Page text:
To kick off the New Year with some reflection.
From an unknown original source, I think this list contains a lot of good sense and some food for thought:
Back in June I posted this on Instagram:
I really like what Hayley Williams said here.
Despite the substantial progress we’ve made in recent years, I think many of us still struggle with talking about mental illness – which is why we talk about ‘mental health’ instead?
And, like Williams, I think we do tend to polarise the issue – categorising ourselves and others as either completely healthy or sick – but surely there’s a whole lot of space in between these?
I saw Dr Phil Hammond (doctor and comedian) on TV recently. I love this concept of his – simple and memorable.
As he says:
“The daily habits of healthy, happy people are easy to say but harder to do. Try to do your daily CLANGERS, and help others to do theirs. Changes in lifestyle are far more powerful than any drug we have to offer.” Continue reading “CLANGERS for all…!!!”
I’ve written previously about the negative effects of technology on our lives – but there is good in there, too.
This was highlighted by the ‘Tech4Good’ awards for which Anna Bawden was a judge and about which she wrote recently in theguardian.com.
Amongst these are apps helping people to:
Orchids are beautiful but sensitive flowers.
They require protection and nurturing to blossom.
On the other hand, Dandelions can thrive virtually anywhere.
I came across this way of explaining how some of us develop differently from others when I was catching up on old episodes of Channel 4’s ‘The Secret Life of 4 Year Olds’.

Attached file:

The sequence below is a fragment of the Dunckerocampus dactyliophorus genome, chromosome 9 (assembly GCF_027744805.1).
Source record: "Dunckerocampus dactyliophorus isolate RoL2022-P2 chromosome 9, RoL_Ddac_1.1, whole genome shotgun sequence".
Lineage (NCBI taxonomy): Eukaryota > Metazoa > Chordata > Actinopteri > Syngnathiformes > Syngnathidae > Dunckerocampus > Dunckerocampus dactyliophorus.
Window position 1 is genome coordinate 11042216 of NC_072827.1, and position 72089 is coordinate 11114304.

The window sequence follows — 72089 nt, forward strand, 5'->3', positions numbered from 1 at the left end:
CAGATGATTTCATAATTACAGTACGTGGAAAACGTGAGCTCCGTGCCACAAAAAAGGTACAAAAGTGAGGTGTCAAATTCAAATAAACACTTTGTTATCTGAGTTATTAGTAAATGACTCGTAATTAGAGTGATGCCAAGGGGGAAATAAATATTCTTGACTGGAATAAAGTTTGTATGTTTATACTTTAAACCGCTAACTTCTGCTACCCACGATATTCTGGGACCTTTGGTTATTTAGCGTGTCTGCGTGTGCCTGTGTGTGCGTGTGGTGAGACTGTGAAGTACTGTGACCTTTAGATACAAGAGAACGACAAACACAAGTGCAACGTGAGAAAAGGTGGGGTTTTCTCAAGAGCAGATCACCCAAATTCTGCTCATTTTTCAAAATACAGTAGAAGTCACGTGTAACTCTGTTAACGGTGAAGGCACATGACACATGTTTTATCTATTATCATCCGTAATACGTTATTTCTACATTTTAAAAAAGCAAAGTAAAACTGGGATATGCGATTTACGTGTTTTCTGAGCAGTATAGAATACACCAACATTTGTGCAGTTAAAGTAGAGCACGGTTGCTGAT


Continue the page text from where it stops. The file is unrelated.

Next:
It’s based on a Swedish metaphor: ‘amaskrosbarn’, a “dandelion child” and ‘orkidebarn’, an “orchid child.” Continue reading “Are You an Orchid or a Dandelion?”
I was prompted to think about happiness last week when a note written on the subject by Albert Einstein was sold for $1.56m.
He gave it to a courier in Tokyo in 1922 instead of a tip. Having just heard that he’d won the Nobel prize for physics he told the messenger that, if he was lucky, the note would become valuable – how right he was!
But was he also right in what he wrote in the note itself? It said:
“A calm and humble life will bring more happiness
than the pursuit of success and the constant restlessness that comes with it.” Continue reading “Happier, calmer – and slower?”
I recently came across an article By You’ll Be Happier If You Let Yourself Feel Bad’.
It talks about a study, led by University of Toronto Assistant Psychology Professor Brett Ford, which explores the link between our acceptance of negativity and our well-being. Continue reading “Who’s in charge, you or your emotions?”